Food safety is an enormous concern for the public. Contaminated food products pose a grave risk to the health of millions around the world, so food contamination stories naturally grasp the attention of the public.
A single major contamination incident can cause major damage to a company’s reputation. This is a blow that can take months or years to recover from, if the company can make a recovery at all. Trust is slow to be earned, but so quickly lost.
This is part of the reason why so many packaged food manufacturers adopt high product safety standards that will work in many regions of the world. One of the most popular safety standards for the food industry is the BRC Global Standard for Food Safety.
What is the BRC Global Standard for Food Safety, and what does it entail?
About the BRC Global Standard
The BRC (British Retail Consortium) Global Standard for Food Safety is actually a set of four interrelated standards that detail requirements for companies supplying retailer-branded foods. These standards are meant to enable the safe production, packaging, storage, and distribution of food and consumer products.
Initially developed for use by UK members of the British Retail Consortium, the standard was published as the BRC Global Standard for Food Safety in 1998. Today, more than 8,000 businesses in countries around the world have adopted this standard.
To meet this standard, food producers need to do the following:
Adopt & Implement HACCP Principles
The Hazard Analysis and Critical Control Point (HACCP) system calls for manufacturers to perform seven different tasks:
- Conduct a food safety hazard analysis;
- Identify the critical control points (CCPs) where a hazard might be best controlled;
- Establish critical limits for each CCP;
- Establish CCP monitoring requirements;
- Create corrective actions for when monitoring indicates that a given CCP is not under control;
- Establish record-keeping procedures;
- Create and maintain procedures to verify the system is working as intended.
These are the basic steps for the HACCP system, which is an integral part of following the BRC Global Standard. In fact, many Global Food Safety Initiative-recognized standards require the above steps to be taken.
Exercise Due Diligence
A major part of following the BRC Global Standard is exercising due diligence.
In the context of the BRC standard for food safety, due diligence refers to amount of care and caution that a company should take when entering into an agreement with an outside party. Specifically, due diligence should be exercised when a supplier is making an agreement with a retailer.
The ever-looming threat of scandal and product recalls that come with products that don’t meet quality and safety standards keeps supermarkets and other businesses from dealing with suppliers who fall short on food safety standards. For this reason, exercising due diligence is more than a part of any food safety standard, it’s a good long-term business strategy.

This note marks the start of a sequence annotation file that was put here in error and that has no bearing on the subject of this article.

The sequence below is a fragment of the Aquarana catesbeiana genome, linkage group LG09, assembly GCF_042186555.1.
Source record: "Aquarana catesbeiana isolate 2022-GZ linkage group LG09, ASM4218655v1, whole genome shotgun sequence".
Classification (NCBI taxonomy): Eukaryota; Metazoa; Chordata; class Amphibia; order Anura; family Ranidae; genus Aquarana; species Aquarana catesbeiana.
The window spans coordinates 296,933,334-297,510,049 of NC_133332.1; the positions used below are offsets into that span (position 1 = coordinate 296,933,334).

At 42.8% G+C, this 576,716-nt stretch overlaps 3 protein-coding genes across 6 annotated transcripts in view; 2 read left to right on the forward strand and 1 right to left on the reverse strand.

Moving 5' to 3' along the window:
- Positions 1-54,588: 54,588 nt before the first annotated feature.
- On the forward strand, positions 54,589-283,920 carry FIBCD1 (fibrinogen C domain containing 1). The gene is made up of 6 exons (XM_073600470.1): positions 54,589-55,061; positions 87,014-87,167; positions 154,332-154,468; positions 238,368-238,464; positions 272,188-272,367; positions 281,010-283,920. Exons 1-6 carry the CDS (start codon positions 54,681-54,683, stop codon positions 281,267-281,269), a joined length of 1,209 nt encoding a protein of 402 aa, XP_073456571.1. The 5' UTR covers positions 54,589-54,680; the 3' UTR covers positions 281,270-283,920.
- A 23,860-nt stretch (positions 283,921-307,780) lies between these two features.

On a side note, having a BRC certification can help your company to establish that it exercised due diligence to avoid a contamination event or other breach of food safety regulations in case of a legal challenge.
Meeting the BRC Standard’s Requirements
Since so much of the BRC standard is based on establishing and maintaining critical control points, an important first step for meeting the standard is to implement advanced quality control procedures in your food production/packaging process. Part of this is picking the right CCPs for your process so that you can catch contaminants with a high rate of success.
Naturally, to catch contaminants reliably requires high-quality, flexible inspection equipment. This is where x-ray inspection systems excel.
A well-chosen x-ray inspection system provides:
- Traceability. One of the basic requirements of the BRC standard, documentation of inspection results is important. X-ray inspection machines can take and store snapshots of contaminants that they catch, providing you with documentation that you can examine to trace the nature of and likely origin point for the contamination.
- Incident Management. When contaminants are found, you need a system in place to deal with them. Many x-ray systems can interface with automated rejection systems to rapidly remove contaminated products and packages from your production line. The documentation of incidents further aids in handling product recalls and withdrawals by narrowing down the contaminated batch numbers.
- Foreign Body Detection. At the very least, the implementation of an x-ray system should satisfy the need for foreign body detection under the BRC standard.
Naturally, to stay within the BRC standard, any x-ray equipment that you use for product inspection will need to be regularly tested and maintained to ensure accuracy.
Following the BRC standard for food safety can help your business to build and maintain a strong reputation with retailers and consumers alike. With a strong reputation comes consumer trust and sales. To learn more about the BRC standard for food safety, check out our free whitepaper at the link below: